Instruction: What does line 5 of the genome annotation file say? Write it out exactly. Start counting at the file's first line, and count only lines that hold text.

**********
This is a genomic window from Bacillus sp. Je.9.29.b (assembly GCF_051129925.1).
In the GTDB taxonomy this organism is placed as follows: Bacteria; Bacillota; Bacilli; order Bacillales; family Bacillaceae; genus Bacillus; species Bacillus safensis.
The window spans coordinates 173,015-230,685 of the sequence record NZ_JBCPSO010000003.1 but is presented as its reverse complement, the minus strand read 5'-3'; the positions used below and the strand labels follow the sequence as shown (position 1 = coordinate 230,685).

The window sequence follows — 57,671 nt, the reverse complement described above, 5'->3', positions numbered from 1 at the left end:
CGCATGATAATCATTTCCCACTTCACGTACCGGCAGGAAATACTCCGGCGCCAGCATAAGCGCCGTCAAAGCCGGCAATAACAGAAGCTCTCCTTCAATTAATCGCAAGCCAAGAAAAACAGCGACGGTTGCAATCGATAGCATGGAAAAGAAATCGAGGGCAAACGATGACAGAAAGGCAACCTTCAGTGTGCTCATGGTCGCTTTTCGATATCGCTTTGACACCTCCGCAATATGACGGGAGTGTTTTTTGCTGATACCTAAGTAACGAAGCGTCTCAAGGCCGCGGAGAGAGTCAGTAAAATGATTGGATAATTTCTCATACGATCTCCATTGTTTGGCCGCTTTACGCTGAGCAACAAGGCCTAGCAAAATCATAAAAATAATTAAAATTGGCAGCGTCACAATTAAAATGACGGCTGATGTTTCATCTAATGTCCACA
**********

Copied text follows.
CGCATGATAATCATTTCCCACTTCACGTACCGGCAGGAAATACTCCGGCGCCAGCATAAGCGCCGTCAAAGCCGGCAATAACAGAAGCTCTCCTTCAATTAATCGCAAGCCAAGAAAAACAGCGACGGTTGCAATCGATAGCATGGAAAAGAAATCGAGGGCAAACGATGACAGAAAGGCAACCTTCAGTGTGCTCATGGTCGCTTTTCGATATCGCTTTGACACCTCCGCAATATGACGGGAGTGTTTTTTGCTGATACCTAAGTAACGAAGCGTCTCAAGGCCGCGGAGAGAGTCAGTAAAATGATTGGATAATTTCTCATACGATCTCCATTGTTTGGCCGCTTTACGCTGAGCAACAAGGCCTAGCAAAATCATAAAAATAATTAAAATTGGCAGCGTCACAATTAAAATGACGGCTGATGTTTCATCTAATGTCCACA